NOTE: A shorter version of this article originally appeared in my Facebook Group: “The Art of the Heartspoken Note.”
Next to Thank You Notes, Sympathy Notes are perhaps the ones we are called on to write the most often, yet for most of us, they are the hardest to do. What do you say when you feel so helpless in the face of someone else’s loss? What good can your note really do?
First of all, just the act of writing is reaching out and giving that person a hug by mail, regardless of the words you use. I often hear that these notes are saved and read later when they can be appreciated in a less emotional time. So get over your lack of confidence at knowing what to say and just send that hug. I appreciated reader and educator Joanie Hovatter’s comment about the importance of writing sympathy notes:
For sure, writing to someone who is experiencing a difficult time is a way to touch someone’s heart.
I often take a moment before starting a sympathy note to visualize the person, putting myself in their position, and trying to imagine what might comfort me if I were receiving the note. This often helps me think of what to say. It is completely okay to start with an honest statement, “Words are simply inadequate to express all that is on my heart after learning of John’s death, but I had to let you know how much I’m thinking of you.”
Include specific happy memories of the deceased whenever possible, especially if they involve something that person has done for you. These details can be very powerful and comforting. Reader Anne Goodrich, the owner of Goodrich Design, shared this about notes she received when her father died:
My father died when I was young. One note that was so precious to me was from another young person, a neighbor who also loved my dad. She wrote about how she’d always remember even the small things about my father, like how he could perch his glasses in the middle of his forehead when he wasn’t using them, and how she marveled at the way he could read a paperback book and never crease the spine. However, no matter how brief, I treasured each note I was sent when my father died, and then later my mother.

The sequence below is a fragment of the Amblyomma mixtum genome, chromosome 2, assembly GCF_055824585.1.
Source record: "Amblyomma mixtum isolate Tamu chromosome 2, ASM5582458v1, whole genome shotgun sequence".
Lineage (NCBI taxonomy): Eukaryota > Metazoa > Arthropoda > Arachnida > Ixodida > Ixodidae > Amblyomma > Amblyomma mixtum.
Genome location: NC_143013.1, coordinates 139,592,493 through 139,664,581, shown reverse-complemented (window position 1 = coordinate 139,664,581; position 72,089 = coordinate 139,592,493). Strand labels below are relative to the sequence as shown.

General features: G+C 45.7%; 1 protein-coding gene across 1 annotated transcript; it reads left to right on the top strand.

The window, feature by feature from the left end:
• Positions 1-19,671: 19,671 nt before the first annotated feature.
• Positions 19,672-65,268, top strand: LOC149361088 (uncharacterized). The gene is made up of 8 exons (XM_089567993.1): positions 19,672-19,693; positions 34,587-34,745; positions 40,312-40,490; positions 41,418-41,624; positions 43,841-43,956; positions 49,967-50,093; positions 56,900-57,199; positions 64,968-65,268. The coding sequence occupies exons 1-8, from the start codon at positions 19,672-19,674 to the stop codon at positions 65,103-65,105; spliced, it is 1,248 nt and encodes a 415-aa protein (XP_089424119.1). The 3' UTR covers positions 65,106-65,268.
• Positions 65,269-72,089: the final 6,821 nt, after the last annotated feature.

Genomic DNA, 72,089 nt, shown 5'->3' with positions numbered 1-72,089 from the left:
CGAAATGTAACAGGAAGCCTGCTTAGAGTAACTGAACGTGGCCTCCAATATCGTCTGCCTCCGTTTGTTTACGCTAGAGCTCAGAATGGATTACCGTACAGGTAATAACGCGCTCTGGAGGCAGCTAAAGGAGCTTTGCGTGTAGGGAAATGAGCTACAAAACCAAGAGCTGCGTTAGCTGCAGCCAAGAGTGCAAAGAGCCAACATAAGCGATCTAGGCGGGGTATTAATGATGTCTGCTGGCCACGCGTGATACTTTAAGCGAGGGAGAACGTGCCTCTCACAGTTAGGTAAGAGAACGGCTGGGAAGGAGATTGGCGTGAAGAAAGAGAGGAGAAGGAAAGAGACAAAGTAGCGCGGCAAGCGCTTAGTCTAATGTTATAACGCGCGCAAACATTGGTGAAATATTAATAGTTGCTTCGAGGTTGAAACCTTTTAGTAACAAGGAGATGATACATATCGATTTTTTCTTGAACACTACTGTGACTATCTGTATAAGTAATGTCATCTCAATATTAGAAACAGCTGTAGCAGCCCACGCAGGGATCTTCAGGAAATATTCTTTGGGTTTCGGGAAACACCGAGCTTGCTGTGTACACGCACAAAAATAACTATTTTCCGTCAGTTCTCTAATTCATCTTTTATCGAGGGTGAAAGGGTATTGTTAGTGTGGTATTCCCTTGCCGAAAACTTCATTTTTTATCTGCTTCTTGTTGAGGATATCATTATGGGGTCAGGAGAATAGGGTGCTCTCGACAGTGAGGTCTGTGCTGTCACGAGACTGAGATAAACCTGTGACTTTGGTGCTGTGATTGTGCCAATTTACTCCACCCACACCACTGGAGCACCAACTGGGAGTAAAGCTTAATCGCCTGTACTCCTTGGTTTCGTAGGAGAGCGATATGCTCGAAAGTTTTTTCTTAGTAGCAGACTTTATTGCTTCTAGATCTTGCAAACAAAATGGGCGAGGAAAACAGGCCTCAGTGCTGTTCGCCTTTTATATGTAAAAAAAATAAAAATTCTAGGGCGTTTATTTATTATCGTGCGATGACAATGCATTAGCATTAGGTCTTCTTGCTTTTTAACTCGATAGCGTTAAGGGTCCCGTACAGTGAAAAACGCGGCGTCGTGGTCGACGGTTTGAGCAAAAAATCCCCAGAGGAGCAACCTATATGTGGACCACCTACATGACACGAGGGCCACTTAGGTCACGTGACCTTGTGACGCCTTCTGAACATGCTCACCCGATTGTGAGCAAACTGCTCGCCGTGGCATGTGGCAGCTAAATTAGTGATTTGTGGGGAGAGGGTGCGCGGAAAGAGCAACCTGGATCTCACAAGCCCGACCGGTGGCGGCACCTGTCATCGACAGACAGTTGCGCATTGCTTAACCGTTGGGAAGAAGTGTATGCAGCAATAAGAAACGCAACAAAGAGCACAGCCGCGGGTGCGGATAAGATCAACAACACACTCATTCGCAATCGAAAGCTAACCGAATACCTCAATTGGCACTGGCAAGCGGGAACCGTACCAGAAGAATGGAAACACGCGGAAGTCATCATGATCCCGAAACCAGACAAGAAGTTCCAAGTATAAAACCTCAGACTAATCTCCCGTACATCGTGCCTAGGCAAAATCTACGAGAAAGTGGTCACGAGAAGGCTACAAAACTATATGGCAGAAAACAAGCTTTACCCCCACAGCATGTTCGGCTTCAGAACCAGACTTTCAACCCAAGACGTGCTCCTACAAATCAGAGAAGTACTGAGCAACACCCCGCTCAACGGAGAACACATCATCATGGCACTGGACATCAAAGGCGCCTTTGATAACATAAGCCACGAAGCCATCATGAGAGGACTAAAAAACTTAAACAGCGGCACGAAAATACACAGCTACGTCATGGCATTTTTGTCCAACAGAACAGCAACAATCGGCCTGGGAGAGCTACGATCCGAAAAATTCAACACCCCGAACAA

One of the devastating things about the loss of a loved one is the idea that they will be forgotten, so many say it is immensely comforting to hear anecdotes and stories. If you don’t have your own memories, you may have heard something worth sharing about the deceased. Let the recipient know you believe the deceased person’s life made a difference and that he/she will be missed.
Former neighbor, social worker, and Master Gardener Esther Hastings Miller shared a fascinating insight into the importance of remembering and talking to survivors about those who have died:
One thing I read many years ago was that some Asian cultures have two different concepts of death. One is the death of the body, the other the death of all the people who remember that person. As long as there is anyone alive who remembers that person, they are not really gone. I have often stated this in one way or another in sympathy notes, thinking that it sounded good, at least. A few years ago I discovered how very true it is. I went to a reunion of the church I’d grown up in and so many people talked about my parents. There was even a woman there who hadn’t seen my mother since I was born yet she told me how much my mother had influenced her formative years. Here was a total stranger to me, with so much of my mother still a living part of her! I find that such a comforting thought…those people who give of themselves to other people continue to live on in those people long after their body has died. We need to share that with friends who are facing loss and let them know that as long as we live, their loved one will live on. And I feel we shouldn’t be afraid to talk about that person…it isn’t going to “stir up painful memories;” it will give comfort to know that their loved one is in someone else’s thoughts too.
It is so true that in a very real way, those who have died will live on in the lives of those they touched with their love and kindness.
When you didn’t know the deceased at all, sometimes your only goal is to let the recipient know that you are sharing their loss and holding them gently in your heart, lifting them up for healing, comfort, and peace. When we are in pain, it helps just knowing that someone else understands. If you’ve been through a similar loss, you can mention that so they will know you truly empathize.
I hope these thoughts help the next time you have to write a sympathy note. I’d welcome your thoughts on what has been meaningful to you in a note you’ve received. Just remember it’s always worth the effort, even though it doesn’t always feel like it.
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